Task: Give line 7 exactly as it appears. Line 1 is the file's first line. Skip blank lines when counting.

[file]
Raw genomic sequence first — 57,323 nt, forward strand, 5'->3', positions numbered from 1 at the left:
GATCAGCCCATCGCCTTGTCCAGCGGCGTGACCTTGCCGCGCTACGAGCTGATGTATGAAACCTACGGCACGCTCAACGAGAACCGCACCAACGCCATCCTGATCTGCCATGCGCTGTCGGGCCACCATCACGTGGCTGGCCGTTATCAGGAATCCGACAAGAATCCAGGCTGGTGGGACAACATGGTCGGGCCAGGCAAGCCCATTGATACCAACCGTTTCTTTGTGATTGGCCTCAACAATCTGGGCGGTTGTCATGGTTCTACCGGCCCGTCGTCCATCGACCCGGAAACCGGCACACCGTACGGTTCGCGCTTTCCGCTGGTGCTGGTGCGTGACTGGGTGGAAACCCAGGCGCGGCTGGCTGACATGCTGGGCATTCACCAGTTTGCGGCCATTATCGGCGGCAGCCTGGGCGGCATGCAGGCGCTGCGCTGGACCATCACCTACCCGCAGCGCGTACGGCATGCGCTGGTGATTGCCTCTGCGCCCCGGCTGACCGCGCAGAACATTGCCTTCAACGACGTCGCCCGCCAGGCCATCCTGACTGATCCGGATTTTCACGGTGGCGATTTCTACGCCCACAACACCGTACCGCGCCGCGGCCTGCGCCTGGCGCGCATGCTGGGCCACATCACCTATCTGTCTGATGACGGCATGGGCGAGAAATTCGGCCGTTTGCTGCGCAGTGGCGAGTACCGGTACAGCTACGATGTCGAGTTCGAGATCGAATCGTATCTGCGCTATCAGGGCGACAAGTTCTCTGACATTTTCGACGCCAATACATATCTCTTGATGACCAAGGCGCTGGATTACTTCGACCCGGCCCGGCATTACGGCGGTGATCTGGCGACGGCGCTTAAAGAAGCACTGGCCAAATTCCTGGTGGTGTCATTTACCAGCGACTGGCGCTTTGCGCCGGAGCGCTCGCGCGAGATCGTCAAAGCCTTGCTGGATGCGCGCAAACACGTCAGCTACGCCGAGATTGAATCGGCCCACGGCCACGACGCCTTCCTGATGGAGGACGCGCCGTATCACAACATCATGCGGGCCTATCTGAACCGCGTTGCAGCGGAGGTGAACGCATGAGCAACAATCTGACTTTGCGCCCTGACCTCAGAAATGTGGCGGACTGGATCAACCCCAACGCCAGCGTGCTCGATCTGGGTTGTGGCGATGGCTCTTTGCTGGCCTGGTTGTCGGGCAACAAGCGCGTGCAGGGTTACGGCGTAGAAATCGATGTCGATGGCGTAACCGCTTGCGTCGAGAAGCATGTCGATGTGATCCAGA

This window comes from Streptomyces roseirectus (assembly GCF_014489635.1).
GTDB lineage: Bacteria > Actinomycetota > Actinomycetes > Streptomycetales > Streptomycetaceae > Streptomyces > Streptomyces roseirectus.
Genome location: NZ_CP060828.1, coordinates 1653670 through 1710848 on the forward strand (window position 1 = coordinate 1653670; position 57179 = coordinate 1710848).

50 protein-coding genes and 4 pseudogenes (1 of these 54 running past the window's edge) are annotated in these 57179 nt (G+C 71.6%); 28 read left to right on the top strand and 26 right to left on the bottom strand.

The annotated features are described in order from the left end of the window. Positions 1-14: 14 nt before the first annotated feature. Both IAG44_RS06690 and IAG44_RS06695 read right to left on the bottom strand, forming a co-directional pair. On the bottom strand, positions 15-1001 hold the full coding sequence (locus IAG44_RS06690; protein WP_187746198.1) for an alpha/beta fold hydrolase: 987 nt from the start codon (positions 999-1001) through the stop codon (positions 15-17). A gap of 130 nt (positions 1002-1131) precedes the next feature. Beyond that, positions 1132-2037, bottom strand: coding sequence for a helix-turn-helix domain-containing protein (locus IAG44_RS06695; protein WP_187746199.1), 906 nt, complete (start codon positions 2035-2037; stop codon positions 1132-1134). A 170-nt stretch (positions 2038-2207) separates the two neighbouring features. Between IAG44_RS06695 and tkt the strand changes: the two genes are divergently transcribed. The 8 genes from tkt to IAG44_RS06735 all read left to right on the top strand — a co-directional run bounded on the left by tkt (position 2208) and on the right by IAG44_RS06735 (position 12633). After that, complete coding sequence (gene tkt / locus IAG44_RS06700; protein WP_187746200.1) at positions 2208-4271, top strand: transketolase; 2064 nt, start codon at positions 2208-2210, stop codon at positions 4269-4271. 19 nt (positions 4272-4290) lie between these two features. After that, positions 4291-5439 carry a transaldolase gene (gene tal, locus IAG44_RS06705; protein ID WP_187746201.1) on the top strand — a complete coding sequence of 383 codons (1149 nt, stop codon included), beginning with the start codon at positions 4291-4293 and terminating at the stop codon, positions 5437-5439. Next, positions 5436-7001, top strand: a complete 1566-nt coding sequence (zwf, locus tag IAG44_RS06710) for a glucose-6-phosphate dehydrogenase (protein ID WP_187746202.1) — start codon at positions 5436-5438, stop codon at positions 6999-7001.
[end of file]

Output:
The annotated features are described in order from the left end of the window. Positions 1-14: 14 nt before the first annotated feature. Both IAG44_RS06690 and IAG44_RS06695 read right to left on the bottom strand, forming a co-directional pair. On the bottom strand, positions 15-1001 hold the full coding sequence (locus IAG44_RS06690; protein WP_187746198.1) for an alpha/beta fold hydrolase: 987 nt from the start codon (positions 999-1001) through the stop codon (positions 15-17). A gap of 130 nt (positions 1002-1131) precedes the next feature. Beyond that, positions 1132-2037, bottom strand: coding sequence for a helix-turn-helix domain-containing protein (locus IAG44_RS06695; protein WP_187746199.1), 906 nt, complete (start codon positions 2035-2037; stop codon positions 1132-1134). A 170-nt stretch (positions 2038-2207) separates the two neighbouring features. Between IAG44_RS06695 and tkt the strand changes: the two genes are divergently transcribed. The 8 genes from tkt to IAG44_RS06735 all read left to right on the top strand — a co-directional run bounded on the left by tkt (position 2208) and on the right by IAG44_RS06735 (position 12633). After that, complete coding sequence (gene tkt / locus IAG44_RS06700; protein WP_187746200.1) at positions 2208-4271, top strand: transketolase; 2064 nt, start codon at positions 2208-2210, stop codon at positions 4269-4271. 19 nt (positions 4272-4290) lie between these two features. After that, positions 4291-5439 carry a transaldolase gene (gene tal, locus IAG44_RS06705; protein ID WP_187746201.1) on the top strand — a complete coding sequence of 383 codons (1149 nt, stop codon included), beginning with the start codon at positions 4291-4293 and terminating at the stop codon, positions 5437-5439. Next, positions 5436-7001, top strand: a complete 1566-nt coding sequence (zwf, locus tag IAG44_RS06710) for a glucose-6-phosphate dehydrogenase (protein ID WP_187746202.1) — start codon at positions 5436-5438, stop codon at positions 6999-7001.